My youngest sister is the first one who taught me there was such a thing as flag etiquette. It wasn’t that I didn’t care, I had no reason to know there were flag rules. My sister, the ROTC cadet, “USA” painted with glow in the dark paint on her lamp shade, knows she is going to the Army sister, taught me there was flag etiquette when she was in high school. I never forgot that conversation standing in her room.

Fast forward many years, I become responsible for raising the flag at work. I remembered the etiquette she taught me. Don’t let the flag touch the ground. Don’t set it out when it is raining. Always have a light on it if it stays outside at night. From her, I learned how to respect the flag. From there, I found respect for the flag.

Days the flag is flown half staff can be overwhelming while pulling at heart strings. I honestly don’t know if I would have the same reaction if I didn’t physically place the flag on the pole. Even with that found respect for the flag. Usually there is cool, crisp air. Silence. Sun is just peaking over the hills. You can feel the honor among the silence. Lifting the flag, slowly. Time for reflection. Say a prayer.

And while in my moment of honoring I was schooled once again. One morning while raising the flag to half-staff, a friend showed up to work. He is a veteran. I feel that is worth mentioning because a veteran has a different bond with the flag than a non-veteran. I didn’t realize he was observing me do a task I am honored to do. When I was done, he approached me and politely schooled me. And from that moment my perception was changed. Isn’t it crazy something can happen in less than 10 mins can change your life?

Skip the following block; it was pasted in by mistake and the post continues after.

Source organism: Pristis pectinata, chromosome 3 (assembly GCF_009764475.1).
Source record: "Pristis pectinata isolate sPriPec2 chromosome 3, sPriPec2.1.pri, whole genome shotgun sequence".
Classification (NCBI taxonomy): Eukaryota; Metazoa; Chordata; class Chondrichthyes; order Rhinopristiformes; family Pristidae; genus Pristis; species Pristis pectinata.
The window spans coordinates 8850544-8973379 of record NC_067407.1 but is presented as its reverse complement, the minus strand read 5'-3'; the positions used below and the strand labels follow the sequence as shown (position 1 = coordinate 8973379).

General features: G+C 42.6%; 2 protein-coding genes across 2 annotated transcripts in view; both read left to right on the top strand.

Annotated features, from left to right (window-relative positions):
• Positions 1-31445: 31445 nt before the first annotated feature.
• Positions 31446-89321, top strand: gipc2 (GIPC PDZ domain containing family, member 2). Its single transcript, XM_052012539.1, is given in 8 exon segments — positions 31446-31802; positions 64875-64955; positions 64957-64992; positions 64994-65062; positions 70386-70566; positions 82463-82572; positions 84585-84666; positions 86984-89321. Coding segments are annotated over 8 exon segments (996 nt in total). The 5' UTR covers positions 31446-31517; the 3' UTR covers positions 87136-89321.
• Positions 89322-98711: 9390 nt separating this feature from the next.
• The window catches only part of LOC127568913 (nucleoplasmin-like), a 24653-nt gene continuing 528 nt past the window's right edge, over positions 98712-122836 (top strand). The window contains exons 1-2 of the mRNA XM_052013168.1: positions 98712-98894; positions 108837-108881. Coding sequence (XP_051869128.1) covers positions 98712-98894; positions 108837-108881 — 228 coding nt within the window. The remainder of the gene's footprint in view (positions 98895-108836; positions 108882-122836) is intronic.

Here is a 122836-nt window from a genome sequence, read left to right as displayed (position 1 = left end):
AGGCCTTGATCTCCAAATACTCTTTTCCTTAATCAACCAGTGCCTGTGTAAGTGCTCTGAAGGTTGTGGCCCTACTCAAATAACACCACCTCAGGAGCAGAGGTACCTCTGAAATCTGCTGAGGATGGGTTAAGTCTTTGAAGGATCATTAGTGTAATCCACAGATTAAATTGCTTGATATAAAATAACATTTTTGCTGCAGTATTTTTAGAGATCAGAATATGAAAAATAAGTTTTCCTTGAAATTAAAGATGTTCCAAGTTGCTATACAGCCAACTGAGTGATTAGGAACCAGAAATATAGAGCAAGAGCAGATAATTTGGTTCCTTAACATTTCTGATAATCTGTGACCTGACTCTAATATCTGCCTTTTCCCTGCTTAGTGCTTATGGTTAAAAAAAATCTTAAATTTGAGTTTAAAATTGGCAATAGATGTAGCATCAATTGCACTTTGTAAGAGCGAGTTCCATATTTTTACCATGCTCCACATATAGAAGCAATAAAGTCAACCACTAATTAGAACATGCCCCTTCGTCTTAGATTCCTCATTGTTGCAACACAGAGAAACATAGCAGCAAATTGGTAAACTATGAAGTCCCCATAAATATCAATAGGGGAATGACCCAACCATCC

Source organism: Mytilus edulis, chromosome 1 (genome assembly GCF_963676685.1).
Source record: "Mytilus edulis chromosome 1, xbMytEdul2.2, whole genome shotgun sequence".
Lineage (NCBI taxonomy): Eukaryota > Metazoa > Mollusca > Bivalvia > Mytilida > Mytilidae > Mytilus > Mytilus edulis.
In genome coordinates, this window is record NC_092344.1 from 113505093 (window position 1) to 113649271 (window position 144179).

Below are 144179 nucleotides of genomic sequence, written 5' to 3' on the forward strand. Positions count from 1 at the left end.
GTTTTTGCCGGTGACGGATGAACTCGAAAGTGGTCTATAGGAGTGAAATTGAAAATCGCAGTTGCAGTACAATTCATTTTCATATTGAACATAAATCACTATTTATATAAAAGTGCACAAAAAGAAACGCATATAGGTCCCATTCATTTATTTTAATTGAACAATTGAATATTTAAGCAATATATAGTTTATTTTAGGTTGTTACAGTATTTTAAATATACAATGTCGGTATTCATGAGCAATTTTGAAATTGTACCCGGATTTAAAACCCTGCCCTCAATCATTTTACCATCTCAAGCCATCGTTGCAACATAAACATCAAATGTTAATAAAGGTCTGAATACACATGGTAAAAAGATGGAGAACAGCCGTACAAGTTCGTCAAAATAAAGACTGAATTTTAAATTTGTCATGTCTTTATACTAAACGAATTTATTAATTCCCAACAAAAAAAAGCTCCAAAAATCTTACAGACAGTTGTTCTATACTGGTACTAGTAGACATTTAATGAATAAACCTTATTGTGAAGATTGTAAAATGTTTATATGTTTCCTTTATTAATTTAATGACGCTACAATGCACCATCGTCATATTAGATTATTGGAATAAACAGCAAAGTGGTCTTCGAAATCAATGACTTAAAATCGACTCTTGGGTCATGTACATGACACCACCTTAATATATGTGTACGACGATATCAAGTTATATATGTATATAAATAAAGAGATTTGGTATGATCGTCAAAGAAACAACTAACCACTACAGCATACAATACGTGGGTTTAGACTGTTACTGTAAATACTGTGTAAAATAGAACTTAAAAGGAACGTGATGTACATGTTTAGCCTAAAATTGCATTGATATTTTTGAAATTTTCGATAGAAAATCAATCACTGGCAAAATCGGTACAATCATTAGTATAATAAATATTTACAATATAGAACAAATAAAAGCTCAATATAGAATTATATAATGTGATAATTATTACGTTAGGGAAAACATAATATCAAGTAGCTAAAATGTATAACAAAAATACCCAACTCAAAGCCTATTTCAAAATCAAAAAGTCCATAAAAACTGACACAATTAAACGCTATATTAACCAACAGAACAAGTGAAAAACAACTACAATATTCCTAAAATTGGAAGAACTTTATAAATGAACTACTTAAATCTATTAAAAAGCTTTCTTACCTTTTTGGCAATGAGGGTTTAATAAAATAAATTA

Real quick, I am not an emotional person. Of course, I can get emotional. I cry over silly things. I allow myself to get worked up for no reason. My inner child comes out and makes me look a fool. However, I have conditioned myself to have a pretty thick skin. I learned how to process real emotions. This has served me well in a painful and cruel world. The key is I allow myself to process the emotions not ignore them. I share this because when I say what my friend taught me changed me it’s no joke. What my friend did was explain how to properly set the flag to half-staff.

My friend said to me, kindly, “You know, the flag is supposed to go to the top, and then slowly come down to half staff.”

I had no idea.

You are probably wondering why this would change my life. It changed my life because every time I set the flag to half-staff I paid my tribute to the person(s) the flag was lowered for. I secured the flag to the line, and slowly raised it. Say a prayer if warranted. I stepped back and made sure it settled at or near half-staff. There is an emotional feeling to the process.

And I was doing it wrong.

Raise the flag. When she gets to the top, pause. Today, she is not flying proudly on the pinnacle. No. On this day she is being lowered. The clasps sliding down the pole slowly. The sound of her bowing her head with respect. Today, she is resting at half-mast. Our community is mourning and so is she.

It doesn’t sound life changing when you read it. Perhaps part of the somberness is the reason for the order. Working at a school where your kids also attend and setting the flag to an ordered half-staff because of a school shooting emphasizes the emotions and reminds you it is more than a flag on a pole. It’s more than etiquette. It’s a ceremony.

Today my sister who taught me about flag etiquette is attending the funeral of her stepson. The Governor did not call for flags to be half-staff, but my flag will be flying half-staff today. This is for you, Teri. I hope you know you make me a proud big sister. I’m sorry for your loss. Memory eternal #N273SM.